Apple Bans Two Nasty Chemicals From Being Used In iPhone Factories

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Much as we’d all like to think otherwise, the production of smartphones generally isn’t very eco-friendly. From the mining of rare earth metals to the myriad hazardous chemicals involved to the crazy emissions involved in shipping these things around the world, there’s enough nastiness involved to make Captain Planet say screw it, take his Planeteer rings back, and fly off to be Captain Some-Other-Planet.

Apple has always been pretty public about the efforts they’re taking to make the process better, if only one small step at a time. Today they take one more step.

Following petitions from China Labor Watch and Green America regarding the use of two known carcinogens (benzene and n-hexane), Apple launched an investigation into how the chemicals are used in their 22 assembly plants, and how their workers are exposed.

If benzene sounds familiar, you probably know it as the chemical that makes gasoline work a bit better (increasing octane rating and decreasing engine knock). N-hexane, meanwhile, is often used in the production of glues. In electronic manufacturing, however, these chemicals are used as a cleaning agent because of how quickly and easily they evaporate.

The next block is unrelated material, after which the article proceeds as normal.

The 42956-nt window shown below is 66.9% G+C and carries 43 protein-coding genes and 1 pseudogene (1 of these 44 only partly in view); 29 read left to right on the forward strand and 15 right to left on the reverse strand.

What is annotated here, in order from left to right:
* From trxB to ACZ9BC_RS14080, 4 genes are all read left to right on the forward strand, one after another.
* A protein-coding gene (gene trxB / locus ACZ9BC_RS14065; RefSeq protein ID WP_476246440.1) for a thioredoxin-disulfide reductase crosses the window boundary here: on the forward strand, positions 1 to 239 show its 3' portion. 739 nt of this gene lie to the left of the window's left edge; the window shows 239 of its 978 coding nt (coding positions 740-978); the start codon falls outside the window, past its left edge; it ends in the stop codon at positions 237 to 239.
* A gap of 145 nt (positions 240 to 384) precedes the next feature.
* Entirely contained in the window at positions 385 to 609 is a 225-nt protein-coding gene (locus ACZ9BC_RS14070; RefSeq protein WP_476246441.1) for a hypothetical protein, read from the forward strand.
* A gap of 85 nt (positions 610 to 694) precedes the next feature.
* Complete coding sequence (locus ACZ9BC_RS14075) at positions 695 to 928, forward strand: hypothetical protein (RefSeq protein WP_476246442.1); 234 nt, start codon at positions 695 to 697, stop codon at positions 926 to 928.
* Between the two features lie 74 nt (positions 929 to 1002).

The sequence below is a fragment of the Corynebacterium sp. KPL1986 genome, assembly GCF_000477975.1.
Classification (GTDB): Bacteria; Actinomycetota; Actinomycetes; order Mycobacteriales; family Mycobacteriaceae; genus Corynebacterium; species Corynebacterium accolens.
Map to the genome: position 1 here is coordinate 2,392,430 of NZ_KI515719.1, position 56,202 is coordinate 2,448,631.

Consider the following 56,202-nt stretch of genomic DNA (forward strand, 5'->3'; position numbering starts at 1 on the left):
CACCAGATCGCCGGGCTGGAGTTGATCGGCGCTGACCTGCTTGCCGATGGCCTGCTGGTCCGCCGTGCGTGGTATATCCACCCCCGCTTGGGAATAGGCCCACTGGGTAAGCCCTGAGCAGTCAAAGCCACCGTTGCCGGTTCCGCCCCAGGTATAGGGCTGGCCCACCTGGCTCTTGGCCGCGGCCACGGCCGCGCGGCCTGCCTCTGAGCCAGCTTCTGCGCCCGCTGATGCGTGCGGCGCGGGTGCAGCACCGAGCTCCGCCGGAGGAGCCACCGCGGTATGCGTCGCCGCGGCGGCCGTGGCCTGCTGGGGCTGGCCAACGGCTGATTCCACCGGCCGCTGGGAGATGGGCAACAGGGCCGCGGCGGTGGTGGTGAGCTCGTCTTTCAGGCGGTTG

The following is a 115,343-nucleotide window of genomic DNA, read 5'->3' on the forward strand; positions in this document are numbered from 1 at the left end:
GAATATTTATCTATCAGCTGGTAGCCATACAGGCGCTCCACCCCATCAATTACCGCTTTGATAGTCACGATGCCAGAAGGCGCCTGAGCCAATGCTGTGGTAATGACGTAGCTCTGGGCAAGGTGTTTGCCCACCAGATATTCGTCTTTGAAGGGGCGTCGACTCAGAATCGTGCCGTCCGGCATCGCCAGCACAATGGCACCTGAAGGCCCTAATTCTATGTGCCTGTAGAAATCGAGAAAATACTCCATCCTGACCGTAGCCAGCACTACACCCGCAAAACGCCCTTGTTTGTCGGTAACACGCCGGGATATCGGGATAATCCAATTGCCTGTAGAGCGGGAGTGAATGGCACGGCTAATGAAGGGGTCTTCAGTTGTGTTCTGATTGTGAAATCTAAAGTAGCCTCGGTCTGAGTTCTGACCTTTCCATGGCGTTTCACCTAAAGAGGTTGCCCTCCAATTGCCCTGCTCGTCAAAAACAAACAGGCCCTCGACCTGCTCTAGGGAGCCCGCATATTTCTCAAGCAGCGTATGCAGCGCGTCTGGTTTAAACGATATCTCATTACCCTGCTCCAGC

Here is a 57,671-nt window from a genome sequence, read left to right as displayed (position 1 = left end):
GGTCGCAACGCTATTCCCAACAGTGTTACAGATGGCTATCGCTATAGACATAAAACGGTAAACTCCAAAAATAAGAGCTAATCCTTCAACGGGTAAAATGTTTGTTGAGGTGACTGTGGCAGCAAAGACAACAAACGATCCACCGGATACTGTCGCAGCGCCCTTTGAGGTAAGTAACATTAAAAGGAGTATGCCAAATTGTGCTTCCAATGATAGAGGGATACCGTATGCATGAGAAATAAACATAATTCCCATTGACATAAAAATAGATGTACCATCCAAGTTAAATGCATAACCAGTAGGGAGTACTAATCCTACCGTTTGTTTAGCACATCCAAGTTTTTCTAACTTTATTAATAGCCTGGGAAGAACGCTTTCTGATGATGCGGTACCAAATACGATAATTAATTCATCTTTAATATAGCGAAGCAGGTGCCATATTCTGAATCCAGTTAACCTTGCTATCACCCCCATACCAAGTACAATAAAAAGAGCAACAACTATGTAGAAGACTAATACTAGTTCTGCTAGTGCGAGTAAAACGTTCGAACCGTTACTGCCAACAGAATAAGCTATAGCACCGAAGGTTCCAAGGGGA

Alas, each chemical is pretty awful in its own right. With sufficient exposure, benzene causes cancer, leukemia, chromosomal damage, and organ damage. N-hexane can cause vertigo, drowsiness, and all sorts of nervous system issues.

According to the AP, Apple found traces of either chemical at 4 of their 22 assembly plants — and “found no evidence of workers’ health being put at risk” at those locations. Moving forward, however, Apple says they chemicals are outright banned “in final assembly processes”.

Of course, “final assembly” is but one stage of dozens — so this is just a start.

[Photo via RDECOM on Flickr, used under CreativeCommons]